ket, fifteen slugs, and then waited for tho
approach of night feeling conhdent of an
'Night caste at length. A beautiful
moonlight night it was too, and this favor
ed me greatly, as I would be able to ob
serve the movements of the enemy as they
approached the cabin. It was some two
hours rfter nightfall, and as yet I had
neither seen or heard of the Indians,
when suddenly I was started by the bay
ing of my dog at the stable. I knew that
the Indians were coming. The stable
stood a little to the west of the cabin, and
between the two was a patch of cleared
ground, upon which the light of the full
moon fell unobstructed. Judging from
the noise at the stable that they would ad
vance from that direction, I posted my
self at the port hole on that side of the
.1 had previously placed my wife upon
the cross pole in the chimney, so that in
case our enemies effected an entrance to
the cabin she might climb out through the
low chimney and effect. an escape. For
myself, I determined not to Iletaken alive,
and resolved to sell my life dearly.
With breathless anxiety I watched at
the port hole. At length I saw them
emerge from the shadow of the stable and
advance across the vacant ground toward'
the cabin. One—two—three—great hea
vens ! six stalwart Indians armed to the
teeth, and urged on by the hope of re•
venge. And I alone to oppose them, with
but one charge of powder. My case
was desperate indeed. With quick yet
stealthy step in close single file they ap•
preached, and were already within a few
yards of the house, when a alight change
or a divergence in the movement of the for
ward Indian, changed the position of the
entire six ; so that a portion of the left
side of each was uncovered. They were
all in range—one aim would cover all.—
Quick as thought, I aimed and fired. As
the smoke cleared away. I could hardly
credit what my senses showed me as the
result of the shot. 'the fifteen slugs with
which I had loaded my musket had done
their work well, Five of the six Indians
lay dead upon the ground and the sixth
"Although no enemy was in sight, I
did net venture forth until morning.—
There ley the bodies of the five Indians,
undisturbed together with the rifle of the
other. Securing the arms and ammuni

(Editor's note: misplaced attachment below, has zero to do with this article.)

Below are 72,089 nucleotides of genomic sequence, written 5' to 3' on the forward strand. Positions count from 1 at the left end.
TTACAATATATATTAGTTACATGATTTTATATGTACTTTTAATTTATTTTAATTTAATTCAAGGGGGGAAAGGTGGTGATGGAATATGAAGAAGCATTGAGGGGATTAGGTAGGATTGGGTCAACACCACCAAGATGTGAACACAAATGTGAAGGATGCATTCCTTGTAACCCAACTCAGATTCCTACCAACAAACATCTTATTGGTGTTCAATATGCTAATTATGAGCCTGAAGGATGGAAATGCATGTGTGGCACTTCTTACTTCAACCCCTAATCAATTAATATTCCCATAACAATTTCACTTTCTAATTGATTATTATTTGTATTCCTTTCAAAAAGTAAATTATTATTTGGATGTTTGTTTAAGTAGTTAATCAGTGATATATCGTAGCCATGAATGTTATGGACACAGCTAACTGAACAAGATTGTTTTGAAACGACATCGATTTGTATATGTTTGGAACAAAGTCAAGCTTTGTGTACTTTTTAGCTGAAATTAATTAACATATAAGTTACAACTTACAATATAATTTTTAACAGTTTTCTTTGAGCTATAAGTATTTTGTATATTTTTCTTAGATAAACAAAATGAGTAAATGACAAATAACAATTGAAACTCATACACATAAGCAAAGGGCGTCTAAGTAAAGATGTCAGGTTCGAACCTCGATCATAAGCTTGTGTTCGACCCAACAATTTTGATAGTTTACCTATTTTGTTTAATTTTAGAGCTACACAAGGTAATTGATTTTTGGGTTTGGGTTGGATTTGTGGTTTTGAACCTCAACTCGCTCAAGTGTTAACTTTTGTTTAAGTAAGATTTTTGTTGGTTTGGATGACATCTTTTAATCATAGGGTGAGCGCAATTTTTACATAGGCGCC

tion of the fallen Indians I followed up
the trail of the missing one, until it reach
the river beyound which point I could dis
cover no trace whatever. From the
amount of blood which marked the trail
together with the unmistakeable evidence
that he hail picked his way with difficulty,
I was led to belive that he had been mor•
tally wounded and in order to prevent his
body from falling in the hands of his
white foe, had grouped his way to the
river and thrown himself into the current
which had borne him away.
..The Indians had killed my c 00,,, and
that you may be assured was no trifling
loss, yet in my gratitude for my escape
from the merciless savages, I would have
been entirely willing to have made much
greater sacrifices. I was well provided
(by means of Orion and ammunition taken
front the slain Indians,) in case of a sec
ond attack, but this, fortunately proved to
be my last adventure with the ,savages.—
Nat one of the band had escaped to tell
the tale, and incite his brethren to avenge
the death of their comrades.
"Ah !" exclaimed the old man, while
the tears gushed from his eyes at the
rnetnory of that eventful night, ‘‘that
was a glorious shot—the best I ever made.
The hero of thie adventure lived to see
the rude ivildi mess where he had pitched
sing pale faces, among whomhis last days
were passed in "peace and plenty," un
disturted by his old time foes.
A Characteristic Letter.
The following quaint leiter has fallen
into our hands, and for the amusement
our readers we print it. The envelope
was superscribed—“ For Patrick McGin
nis, Michigan State, Detroit, North Amer.
ica, fornit Canada. Here is the letter :
BALLYCONNELL, County Connaught, /
near Sligo, Juno 10,187.
Dear Cousin McGinnis :—I didn't and
yet letthur since the last time I wrote
to your brother Jerry because I have jilt
moved from me former place of living, and
I couldn't tell where a letthor would find
ye. But I now wid pleasure take me pin
in hand to inform ye of the death of your
own living Uncle Kilpatrick, who died
very suddenly last night after a lingering
sickness of fits. The poor ould man was
in violent convulsions during the entire
time of his confinement ; laying perfectly
quiate and spaichless, all the time talking
incorently and crying for washer. I
couldn't Inform ye of his death before this
except I wrote to ye by the last post,
which what off two days before he died,
end thin ye'd have the postage to pay. I
arent able to tell the rale cause of his death
though I fear it was occasioned by his
last sickness, but I think it was occasion.
ed by Ills eating too much rabbits stuffed
wid poise and gravy or pains and gravy
stuffed wid rabbits or something else, I
can't till 'Which. Ile that as it may, as
soon as he brathed his last the Doctors
gave over all hopes of his recovery. And
what is worse than all, Patricic, the poor
man, was niver well tin days at a time du.
ring his whole sickness and confinement.
I need not say anything about his age for
-ye very well know that September next
he would have been forty-five years ould
lacking twelve months, and if he'd lived
till that time, he'd just been six months
dead. His property now falls to his next
kin, so I expect it will be divided betwixt
us, and ye know his estate was quite con
siderable, which was sould to pay his
debts and he lost the remainder in a horse
race but it was the opinion of every one
at the time that he'd av ivon the race if
the horse he ran against hadSt been too